Regulatory Alert

Beginning September 20th, June Raine will be the new interim Chief Executive of the MHRA. Raine will replace Ian Hudson, who will step down after 18 years with MHRA, including six years as chief executive. In addition to Hudson, John Wilkinson, director of devices at MHRA, will step down at the end of October. In June, Wilkinson discussed several initiatives that MHRA is working on, including how to deal with Brexit. While working at MHRA's predecessor Medicines Division since 1985 and at MHRA since 2003, Raine has served as MHRA's director of the Vigilance and Risk Management of Medicines (VRMM) division since 2006. Learn More

The US FDA's Center for Drug Evaluation and Research this week announced it will conduct a small pilot project to test the processing and analysis of nonclinical study data provided electronically using an updated standard, known as the SEND 3.1, from the Clinical Data Interchange Standards Consortium (CDISC). CDER is seeking a maximum of five participants for the pilot, which will evaluate the compliance of sample SEND 3.1 datasets submitted to CDER. The FDA notes that studies initiated after December 17th 2016 must be submitted with data according to data standards listed in the FDA Data Standards Catalog for NDA's, BLA's and ANDA's.  Learn More

The EMA and US FDA concur more than 90% of the time in their decisions to approve new drugs, according to a new study from EMA and FDA officials that looked at 107 applications from 2014 to 2016. In just eight of the 107 applications, FDA initially declined to approve a new drug or biologic while EMA approved it, although in all eight of those cases, FDA ended up approving that drug or biologic. And in one case the FDA approved a treatment and the EMA initially did not, but later did. However, the EMA adopted negative opinions for two drugs in 2018 that were approved by FDA in 2017, and one sickle cell drug in 2019 that was also previously approved by FDA. Learn More

The MHRA has confirmed it will accept results from batch testing performed in the United States in the event of a no-deal Brexit. MHRA published the original list of countries authorized to perform batch testing weeks before the UK was due to leave the European Union in March. At that time, MHRA said no batch testing done in the US would be accepted after Brexit because such work was outside the scope of the mutual recognition agreement between America and EU until the assessment of member state equivalence was finished. Under the new guidance, MHRA will allow most medicines that undergo batch testing in the US into the UK if there is a no-deal Brexit. Learn More

While noting that tens of thousands of drug listing records have not been updated in the past year, the US FDA this week announced that it will begin inactivating drug and manufacturing establishment listings that are not current in one month. The announcement is part of FDA's push to encourage drugmakers to ensure that their listed human drugs and any information in their drug listings, including drug establishments, are accurate. FDA Commissioner Ned Sharpless noted in a statement that although there have not been any public health consequences as a result of the outdated listings, "inaccurate information has the potential to compromise the integrity of the FDA's database..." Learn More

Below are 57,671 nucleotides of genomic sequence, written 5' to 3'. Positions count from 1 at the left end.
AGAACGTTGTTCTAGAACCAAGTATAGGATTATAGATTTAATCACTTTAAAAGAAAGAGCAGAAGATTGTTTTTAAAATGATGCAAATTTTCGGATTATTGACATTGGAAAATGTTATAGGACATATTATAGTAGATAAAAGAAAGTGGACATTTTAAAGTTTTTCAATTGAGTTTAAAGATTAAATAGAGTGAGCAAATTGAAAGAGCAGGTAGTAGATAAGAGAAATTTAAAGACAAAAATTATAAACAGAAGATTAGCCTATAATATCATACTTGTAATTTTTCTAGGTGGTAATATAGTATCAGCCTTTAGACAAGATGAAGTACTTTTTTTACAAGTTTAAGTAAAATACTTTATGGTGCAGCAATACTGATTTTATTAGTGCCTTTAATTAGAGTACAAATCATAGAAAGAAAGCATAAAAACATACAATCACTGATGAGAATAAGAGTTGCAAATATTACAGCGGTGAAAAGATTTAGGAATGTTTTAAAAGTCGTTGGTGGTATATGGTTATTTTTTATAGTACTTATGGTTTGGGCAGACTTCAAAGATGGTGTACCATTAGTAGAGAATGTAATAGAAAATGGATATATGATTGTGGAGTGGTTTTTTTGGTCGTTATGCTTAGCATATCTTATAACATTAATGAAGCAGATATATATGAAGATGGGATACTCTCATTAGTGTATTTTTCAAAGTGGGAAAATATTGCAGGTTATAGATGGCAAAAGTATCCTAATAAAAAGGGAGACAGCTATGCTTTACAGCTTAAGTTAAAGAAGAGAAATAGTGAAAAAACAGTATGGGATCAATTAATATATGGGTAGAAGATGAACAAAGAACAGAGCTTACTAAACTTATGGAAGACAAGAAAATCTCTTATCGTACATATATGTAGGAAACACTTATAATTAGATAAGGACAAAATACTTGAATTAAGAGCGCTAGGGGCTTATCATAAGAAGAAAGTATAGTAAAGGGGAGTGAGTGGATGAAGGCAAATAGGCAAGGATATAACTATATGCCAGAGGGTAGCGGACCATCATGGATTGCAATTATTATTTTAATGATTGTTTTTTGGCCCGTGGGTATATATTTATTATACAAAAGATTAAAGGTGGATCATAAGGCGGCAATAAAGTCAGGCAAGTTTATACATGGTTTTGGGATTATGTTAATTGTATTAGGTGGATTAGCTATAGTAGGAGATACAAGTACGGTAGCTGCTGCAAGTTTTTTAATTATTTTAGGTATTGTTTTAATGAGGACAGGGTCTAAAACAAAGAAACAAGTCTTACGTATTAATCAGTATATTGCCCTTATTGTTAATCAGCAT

As the US FDA explores plans to lower the cost of pharmaceuticals with imports from Canada and elsewhere, Sen. Chuck Grassley is calling on the agency to perform more unannounced inspections of foreign facilities. Moving forward, should the administration's plans to allow certain imports be put into effect, the administration "must require more foreign inspections generally and unannounced inspections specifically, particularly compared to previous administrations," Grassley writes.  Learn More

Sarepta Therapeutics says it has been informed that an adverse event report was erroneously submitted to the U.S. health regulator regarding an ongoing study of the company's gene therapy for Duchenne muscular dystrophy (DMD). Sarepta said its investigation indicated the report was not submitted by its employee or the study's principal investigator. The drug safety monitoring board has recommended the study to continue after a review, the company said in a statement. For its part, the US FDA says that it is looking into the matter but does not have any new information at the time of this writing. Learn More

An FDA advisory panel this week voted in favor of Gilead Sciences combination drug to reduce the risk of sexually acquired HIV infection in men and transgender women who have sex with men. The treatment, Descovy, is a combination of emtricitabine and tenofovir alafenamide, and is already approved to treat chronic HIV. The recommendation is a shot in the arm for Gilead as its third best-selling HIV drug, Truvada, faces exclusivity loss in the United States, beginning 2020. Learn More

In a statement issued this week, Peter Marks, director of the US FDA's CBER, said the agency is investigating data manipulation submitted in the BLA for Novartis' gene therapy Zolgensma, a drug developed by AveXis. Alert readers will recall that AveXis was acquired by Novartis in an $8.7 billion deal in April 2018 and was approved last May. The gene therapy is considered to be the world's most expensive drug at $2.1 million. According to Marks, the FDA was informed by AveXis on June 28th that some of the nonclinical data included in the BLA for Zolgensma was manipulated. Marks also said that AveXis was aware of the data manipulation and warned that the company could be subject to civil or criminal penalties. Learn More